Navigating the world with sight loss
It has been suggested the human eye is the most important sensory organ in our body, with 80% of all the impressions on our senses coming from the eye.
Many people fear blindness more than any other disability, yet finding our way around independently is something most of us take for granted.
We depend on our orientation and way finding skills to navigate our every day journeys – going to the shops, getting to work – being active and staying healthy in the process. But for people with sight loss, these every day journeys are daunting and challenging, particularly in the winter months when light levels are reduced.
The most common cause of sight loss – and blindness – in the developed world is advanced macular degeneration (AMD), a disease of the macula (the small spot near the middle of the retina, which is responsible for the central part of what we see) that affects approximately 500,000 people in the UK.
People with AMD experience loss of sight in the central field of vision as shown in figure 1 : straight lines may appear wavy, colours can appear faded, and they cannot fixate on the goal or object ahead in the same way as people with normal vision can. This makes for huge difficulties in navigating the world.
To investigate this further, a team of researchers at Heriot Watt University and VisonCentre3 Edinburgh simulated a walking journey through a university building using video projection. The clips deliberately contained attributes of the environment known to cause problems during navigation in people with AMD, such as colored lights and surfaces lacking contrast or causing glare.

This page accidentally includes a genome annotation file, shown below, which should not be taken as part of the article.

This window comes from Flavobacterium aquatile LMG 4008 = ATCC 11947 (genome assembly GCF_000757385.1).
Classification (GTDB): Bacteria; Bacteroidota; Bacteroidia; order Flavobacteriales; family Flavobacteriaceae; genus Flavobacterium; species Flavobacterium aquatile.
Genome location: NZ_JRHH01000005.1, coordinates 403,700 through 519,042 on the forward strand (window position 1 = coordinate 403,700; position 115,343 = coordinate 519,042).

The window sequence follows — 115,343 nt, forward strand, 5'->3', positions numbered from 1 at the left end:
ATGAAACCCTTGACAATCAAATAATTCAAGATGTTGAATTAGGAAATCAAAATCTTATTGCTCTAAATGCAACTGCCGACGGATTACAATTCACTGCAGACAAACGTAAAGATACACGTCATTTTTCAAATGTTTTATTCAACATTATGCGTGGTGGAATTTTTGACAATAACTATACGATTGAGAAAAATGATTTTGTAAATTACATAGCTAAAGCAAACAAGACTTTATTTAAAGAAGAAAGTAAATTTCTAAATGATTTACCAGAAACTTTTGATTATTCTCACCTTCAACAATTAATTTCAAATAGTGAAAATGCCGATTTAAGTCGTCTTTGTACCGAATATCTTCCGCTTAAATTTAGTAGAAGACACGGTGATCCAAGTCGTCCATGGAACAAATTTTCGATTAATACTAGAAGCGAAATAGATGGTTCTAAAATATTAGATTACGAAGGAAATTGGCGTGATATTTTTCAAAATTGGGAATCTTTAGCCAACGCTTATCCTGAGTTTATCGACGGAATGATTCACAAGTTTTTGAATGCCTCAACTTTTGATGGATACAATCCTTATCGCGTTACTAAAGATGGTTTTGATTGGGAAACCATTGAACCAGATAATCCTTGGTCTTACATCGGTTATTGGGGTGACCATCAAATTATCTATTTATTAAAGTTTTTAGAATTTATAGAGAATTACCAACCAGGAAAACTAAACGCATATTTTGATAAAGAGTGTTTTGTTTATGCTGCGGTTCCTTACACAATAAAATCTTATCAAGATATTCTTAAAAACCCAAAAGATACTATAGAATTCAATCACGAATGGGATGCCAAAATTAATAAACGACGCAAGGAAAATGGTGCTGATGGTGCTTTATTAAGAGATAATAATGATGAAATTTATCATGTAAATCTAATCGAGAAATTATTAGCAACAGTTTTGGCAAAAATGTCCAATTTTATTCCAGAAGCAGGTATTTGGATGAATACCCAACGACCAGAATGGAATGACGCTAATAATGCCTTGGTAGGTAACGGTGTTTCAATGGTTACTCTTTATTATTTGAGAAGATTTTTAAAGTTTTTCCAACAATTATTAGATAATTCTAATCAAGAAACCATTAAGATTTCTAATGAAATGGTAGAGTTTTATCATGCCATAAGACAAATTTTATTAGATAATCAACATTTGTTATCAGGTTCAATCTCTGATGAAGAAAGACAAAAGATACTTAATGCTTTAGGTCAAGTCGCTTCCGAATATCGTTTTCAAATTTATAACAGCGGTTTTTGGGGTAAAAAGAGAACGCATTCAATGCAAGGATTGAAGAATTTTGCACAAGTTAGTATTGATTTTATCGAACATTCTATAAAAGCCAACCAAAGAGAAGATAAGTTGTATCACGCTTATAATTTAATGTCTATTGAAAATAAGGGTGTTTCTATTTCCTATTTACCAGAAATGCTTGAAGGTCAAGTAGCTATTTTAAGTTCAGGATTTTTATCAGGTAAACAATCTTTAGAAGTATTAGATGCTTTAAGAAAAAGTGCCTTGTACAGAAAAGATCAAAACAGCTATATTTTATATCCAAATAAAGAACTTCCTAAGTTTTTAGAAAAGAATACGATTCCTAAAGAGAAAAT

We compared eye gaze and fixation patterns in 34 patients with AMD to 23 ‘controls’ i.e. normally sighted people of the same age using a mobile eye tracker. The eye tracker data produces images like the one below, showing the objects people with AMD fixate on; in this case, indicating high levels of eye fixation (the red) on lower level cues whilst navigating a doorway.
The data shows the environmental cues that help navigation in AMDs are walls, floors, and low-level items as opposed to the forwards goal – or central object – that normally sighted people use for navigation. Features our participants indicated causing problems include coloured lights, monochrome environments, surfaces causing glare (steel, glass), and lack of transition lighting when going from dark to light. You can read the full article here.
We believe our findings are an important new step in our understanding of the physical limitations of those with AMD. Hopefully it can help lead a way to develop new technologies and better design of our built environment to assist the day-to-day navigation for all with AMD.